You can follow his ramblings on twitter at @andrew__cat

GUEST BLOG: What Katie Read – The July Round Up (by award-winning author Kate Forsyth)

One of Australia’s favourite novelists Kate Forsyth, author of Bitter Greens and The Wild Girl, continues her monthly blog with us, giving her verdict on the books she’s been reading.


Night of a Thousand Stars

by Deanna Raybourn

This gorgeous romantic adventure begins when the heroine, Poppy Hammond, climbs out a window in her wedding gown, determined to escape her marriage to a stuck-up and sexually inept aristocrat. A handsome curate named Sebastian Cantrip helps her escape to her father’s quiet country village, pursued by her irate fiancé and family. Poppy doesn’t really know her father, but she can’t think where else to go. But then Sebastian disappears in mysterious circumstances and Poppy sets out to discover what has happened to him. The trail leads her to Damascus … and into danger, adventure and romance.

Like all of Deanna Raybourn’s books, Night of a Thousand Stars is utterly charming – I wish someone would make it into a movie!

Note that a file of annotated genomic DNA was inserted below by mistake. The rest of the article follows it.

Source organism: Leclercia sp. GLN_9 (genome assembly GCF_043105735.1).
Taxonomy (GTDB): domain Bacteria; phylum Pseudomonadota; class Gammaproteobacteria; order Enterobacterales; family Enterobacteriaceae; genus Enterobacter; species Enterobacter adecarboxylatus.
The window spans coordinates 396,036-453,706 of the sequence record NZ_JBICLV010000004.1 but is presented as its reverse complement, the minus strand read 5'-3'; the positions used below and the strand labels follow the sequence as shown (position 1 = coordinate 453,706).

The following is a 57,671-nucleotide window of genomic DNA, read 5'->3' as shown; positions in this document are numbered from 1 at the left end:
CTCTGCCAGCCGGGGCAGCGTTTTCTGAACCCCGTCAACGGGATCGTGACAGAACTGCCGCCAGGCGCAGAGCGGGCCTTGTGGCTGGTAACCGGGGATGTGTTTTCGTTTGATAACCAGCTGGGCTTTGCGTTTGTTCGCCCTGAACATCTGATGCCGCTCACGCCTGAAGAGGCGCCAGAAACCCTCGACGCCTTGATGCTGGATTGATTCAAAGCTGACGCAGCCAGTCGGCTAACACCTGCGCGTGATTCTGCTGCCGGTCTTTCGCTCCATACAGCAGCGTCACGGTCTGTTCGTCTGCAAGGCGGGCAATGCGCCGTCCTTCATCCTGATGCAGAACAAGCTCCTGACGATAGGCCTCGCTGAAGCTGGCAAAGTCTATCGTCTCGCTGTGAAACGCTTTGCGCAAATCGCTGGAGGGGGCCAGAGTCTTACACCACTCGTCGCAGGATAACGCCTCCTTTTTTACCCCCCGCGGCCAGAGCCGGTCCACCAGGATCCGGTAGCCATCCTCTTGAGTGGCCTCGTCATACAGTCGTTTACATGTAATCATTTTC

Grab a copy of Night of a Thousand Stars here


Winter in Madrid

by C. J. Sansom

I’m a big fan of C. J. Sansom’s Tudor murder mysteries featuring the hunchbacked lawyer Matthew Shardlake, and so I eager to read his stand-alone novel Winter in Madrid, which is set in Spain during the 1930s and early 1940. The story is about a young man named Harry Brett, who is employed by the British embassy in Spain, primarily because of his connection with a former school friend, Sandy Forsyth, who is now a person-of-interest to the British Secret Service. Madrid lies in ruins after the Spanish Civil War.

Corruption and cruelty are rife, and Harry – who is still suffering from the aftermath of injuries he sustained at Dunkirk – is lonely and uncomfortable with his new role as secret agent. His path crosses with a young Spanish woman named Sofia, and Harry finds himself falling in love. Meanwhile, Harry needs to try and work his way into Sandy’s confidences … only to find himself caught up in intrigues beyond his understanding. Partly an old-fashioned spy thriller and partly a tragic love story, Winter in Madrid illuminates the Spanish Civil War in all its complexity and brings the place and the time to vibrant life.

Grab a copy of Winter in Madrid here


Hitler’s Valkyrie: The Uncensored Biography of Unity Mitford

by David R. L. Litchfield